Matrix metalloproteinase activity and glycosaminoglycans in chronic venous disease: the linkage among cell biology, pathology and translational research

Am J Transl Res. 2011 Feb;3(2):149-58. Epub 2010 Nov 23.

Abstract

Primary chronic venous disease (CVD) is an inflammatory pathology involving an erratic structural remodeling in the venous well leading to vascular incompetence and the development of varicose vein, characterized by altered collagen and elastin content. In the early steps of varicose vein formation is crucial the role of MMP/TIMP balance, implicated in both ECM and vascular degradation during inflammation processes in early and late stages of venous diseases. Although several pharmacological and surgical strategies are being utilized in the management of varicose vein and CVD with variable success and recurrence rate, inhibition of MMP through glycosaminoglycans may represent a novel therapeutic intervention to limit the progression of varicose vein to CVD and leg ulceration, suggesting possible opportunity to prevent future morbidity and enhancing clinical benefits and quality of life.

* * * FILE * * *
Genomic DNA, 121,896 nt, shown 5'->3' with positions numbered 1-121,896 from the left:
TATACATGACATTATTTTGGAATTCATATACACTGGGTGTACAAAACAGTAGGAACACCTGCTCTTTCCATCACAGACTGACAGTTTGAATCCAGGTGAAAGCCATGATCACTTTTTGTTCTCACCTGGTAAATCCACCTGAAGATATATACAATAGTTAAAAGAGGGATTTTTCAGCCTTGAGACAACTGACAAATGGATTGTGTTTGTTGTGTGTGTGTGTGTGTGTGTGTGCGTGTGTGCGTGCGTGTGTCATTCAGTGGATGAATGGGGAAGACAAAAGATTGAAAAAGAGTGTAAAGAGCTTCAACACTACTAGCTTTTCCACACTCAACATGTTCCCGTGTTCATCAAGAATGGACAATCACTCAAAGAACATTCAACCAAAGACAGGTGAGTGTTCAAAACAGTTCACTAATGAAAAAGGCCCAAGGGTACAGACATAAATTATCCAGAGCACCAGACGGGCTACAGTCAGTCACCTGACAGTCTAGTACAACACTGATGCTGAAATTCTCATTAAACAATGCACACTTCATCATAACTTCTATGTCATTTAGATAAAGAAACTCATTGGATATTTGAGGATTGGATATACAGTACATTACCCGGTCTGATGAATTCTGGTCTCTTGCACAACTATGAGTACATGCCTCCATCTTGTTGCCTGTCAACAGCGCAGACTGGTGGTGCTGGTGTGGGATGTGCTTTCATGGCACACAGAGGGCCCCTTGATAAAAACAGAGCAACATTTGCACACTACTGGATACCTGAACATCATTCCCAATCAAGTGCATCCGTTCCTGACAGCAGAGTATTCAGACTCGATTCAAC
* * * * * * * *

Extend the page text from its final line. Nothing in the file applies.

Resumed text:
Keywords: Matrix metalloproteinase; chronic venous disease; dermatan sulphate; fibroblast; glycosaminoglycan; inflammation; leukocyte; tissue inhibitor of MMP; varicose vein; venous ulcer.